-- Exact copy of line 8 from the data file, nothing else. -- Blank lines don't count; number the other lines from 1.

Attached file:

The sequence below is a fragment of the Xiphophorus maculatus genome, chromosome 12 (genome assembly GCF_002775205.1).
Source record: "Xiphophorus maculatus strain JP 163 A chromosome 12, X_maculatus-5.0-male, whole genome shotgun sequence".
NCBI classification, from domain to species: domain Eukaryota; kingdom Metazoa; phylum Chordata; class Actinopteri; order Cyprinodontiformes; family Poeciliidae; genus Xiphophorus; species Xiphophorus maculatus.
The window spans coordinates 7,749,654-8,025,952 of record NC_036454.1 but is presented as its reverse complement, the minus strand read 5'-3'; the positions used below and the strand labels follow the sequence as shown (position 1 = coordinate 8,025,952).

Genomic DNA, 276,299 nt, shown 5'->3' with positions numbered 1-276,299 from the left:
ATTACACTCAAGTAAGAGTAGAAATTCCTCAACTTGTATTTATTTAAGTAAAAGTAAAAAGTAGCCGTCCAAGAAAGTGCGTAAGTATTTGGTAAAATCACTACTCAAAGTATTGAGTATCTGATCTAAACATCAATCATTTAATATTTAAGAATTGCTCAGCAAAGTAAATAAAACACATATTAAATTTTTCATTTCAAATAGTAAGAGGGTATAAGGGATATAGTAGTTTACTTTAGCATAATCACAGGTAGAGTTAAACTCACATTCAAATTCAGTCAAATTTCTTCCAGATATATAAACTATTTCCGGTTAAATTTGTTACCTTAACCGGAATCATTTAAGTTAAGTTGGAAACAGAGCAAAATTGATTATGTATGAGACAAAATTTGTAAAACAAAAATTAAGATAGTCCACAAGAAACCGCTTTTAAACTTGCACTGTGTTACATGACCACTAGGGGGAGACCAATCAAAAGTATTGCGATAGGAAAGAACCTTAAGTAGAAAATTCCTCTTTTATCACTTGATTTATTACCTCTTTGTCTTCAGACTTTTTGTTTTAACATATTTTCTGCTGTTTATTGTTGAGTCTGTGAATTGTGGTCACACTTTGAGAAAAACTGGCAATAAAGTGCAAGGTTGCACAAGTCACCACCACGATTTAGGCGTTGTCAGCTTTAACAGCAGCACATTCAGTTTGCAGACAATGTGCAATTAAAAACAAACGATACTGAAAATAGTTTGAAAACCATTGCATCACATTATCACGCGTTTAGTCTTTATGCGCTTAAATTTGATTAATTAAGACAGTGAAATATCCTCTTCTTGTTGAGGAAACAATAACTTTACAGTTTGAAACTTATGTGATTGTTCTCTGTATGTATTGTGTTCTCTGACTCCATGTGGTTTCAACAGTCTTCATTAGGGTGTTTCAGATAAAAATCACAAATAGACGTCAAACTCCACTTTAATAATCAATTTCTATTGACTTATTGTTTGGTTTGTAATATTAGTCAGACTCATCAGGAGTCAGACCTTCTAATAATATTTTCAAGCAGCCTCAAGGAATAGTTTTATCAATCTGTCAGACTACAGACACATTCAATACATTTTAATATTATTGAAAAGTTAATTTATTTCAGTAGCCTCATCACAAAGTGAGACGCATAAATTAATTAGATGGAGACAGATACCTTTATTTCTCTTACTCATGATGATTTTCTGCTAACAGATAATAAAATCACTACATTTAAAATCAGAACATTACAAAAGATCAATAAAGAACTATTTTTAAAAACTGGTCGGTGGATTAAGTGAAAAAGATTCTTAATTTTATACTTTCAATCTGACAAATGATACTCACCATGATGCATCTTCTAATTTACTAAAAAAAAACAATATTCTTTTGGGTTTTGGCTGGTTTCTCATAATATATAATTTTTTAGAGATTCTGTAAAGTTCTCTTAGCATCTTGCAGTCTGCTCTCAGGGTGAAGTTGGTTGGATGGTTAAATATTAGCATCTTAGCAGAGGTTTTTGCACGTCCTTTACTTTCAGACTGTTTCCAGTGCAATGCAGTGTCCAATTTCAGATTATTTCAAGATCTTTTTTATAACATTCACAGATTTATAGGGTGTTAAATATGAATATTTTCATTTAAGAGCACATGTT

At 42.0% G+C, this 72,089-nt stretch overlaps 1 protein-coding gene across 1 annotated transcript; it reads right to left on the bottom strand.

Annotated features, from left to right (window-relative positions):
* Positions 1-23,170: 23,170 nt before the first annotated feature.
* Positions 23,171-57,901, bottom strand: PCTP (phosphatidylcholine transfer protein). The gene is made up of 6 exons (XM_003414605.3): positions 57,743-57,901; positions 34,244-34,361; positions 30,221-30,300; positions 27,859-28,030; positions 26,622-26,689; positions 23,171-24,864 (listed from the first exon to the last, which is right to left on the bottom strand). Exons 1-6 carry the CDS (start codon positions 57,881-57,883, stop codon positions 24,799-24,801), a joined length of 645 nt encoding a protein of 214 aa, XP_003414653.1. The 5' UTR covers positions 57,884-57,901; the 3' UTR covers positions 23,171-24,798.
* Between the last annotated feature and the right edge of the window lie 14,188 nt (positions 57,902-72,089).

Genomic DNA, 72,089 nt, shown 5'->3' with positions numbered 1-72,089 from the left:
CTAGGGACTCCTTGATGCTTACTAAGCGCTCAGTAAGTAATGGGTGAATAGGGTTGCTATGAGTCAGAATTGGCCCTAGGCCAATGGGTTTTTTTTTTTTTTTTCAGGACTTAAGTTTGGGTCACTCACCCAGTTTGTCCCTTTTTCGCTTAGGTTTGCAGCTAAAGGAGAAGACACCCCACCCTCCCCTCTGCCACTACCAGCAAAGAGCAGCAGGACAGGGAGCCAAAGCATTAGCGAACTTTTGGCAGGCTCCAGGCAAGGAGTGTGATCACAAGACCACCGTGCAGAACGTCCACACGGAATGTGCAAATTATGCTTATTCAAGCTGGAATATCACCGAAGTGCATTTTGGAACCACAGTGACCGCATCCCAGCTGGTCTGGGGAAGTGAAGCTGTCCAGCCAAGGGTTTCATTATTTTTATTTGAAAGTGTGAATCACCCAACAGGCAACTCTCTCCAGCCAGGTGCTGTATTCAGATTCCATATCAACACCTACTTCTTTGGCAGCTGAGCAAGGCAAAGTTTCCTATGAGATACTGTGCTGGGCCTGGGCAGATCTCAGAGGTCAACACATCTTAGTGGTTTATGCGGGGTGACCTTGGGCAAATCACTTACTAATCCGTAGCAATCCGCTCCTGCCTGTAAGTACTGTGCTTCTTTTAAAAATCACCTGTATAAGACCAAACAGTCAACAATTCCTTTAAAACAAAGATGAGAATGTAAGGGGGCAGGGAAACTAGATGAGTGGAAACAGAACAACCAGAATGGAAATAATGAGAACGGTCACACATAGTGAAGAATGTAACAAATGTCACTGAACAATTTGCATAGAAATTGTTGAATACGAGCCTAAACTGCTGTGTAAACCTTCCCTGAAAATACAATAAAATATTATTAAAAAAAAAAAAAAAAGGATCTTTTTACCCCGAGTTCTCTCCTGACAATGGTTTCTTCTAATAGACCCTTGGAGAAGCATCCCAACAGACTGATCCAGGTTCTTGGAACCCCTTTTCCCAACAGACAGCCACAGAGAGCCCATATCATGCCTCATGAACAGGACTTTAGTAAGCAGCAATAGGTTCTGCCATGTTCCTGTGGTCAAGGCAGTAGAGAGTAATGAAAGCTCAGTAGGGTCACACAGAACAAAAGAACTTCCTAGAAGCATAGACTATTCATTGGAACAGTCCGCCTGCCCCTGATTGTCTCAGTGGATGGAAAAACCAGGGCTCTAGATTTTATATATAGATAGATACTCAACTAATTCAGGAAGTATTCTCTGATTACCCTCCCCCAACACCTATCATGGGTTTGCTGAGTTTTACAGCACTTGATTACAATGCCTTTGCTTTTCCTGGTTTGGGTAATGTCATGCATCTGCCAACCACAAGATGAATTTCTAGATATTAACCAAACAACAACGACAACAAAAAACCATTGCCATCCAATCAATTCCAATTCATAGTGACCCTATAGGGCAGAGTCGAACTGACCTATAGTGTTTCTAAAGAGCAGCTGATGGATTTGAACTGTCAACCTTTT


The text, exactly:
Annotated features, from left to right (window-relative positions):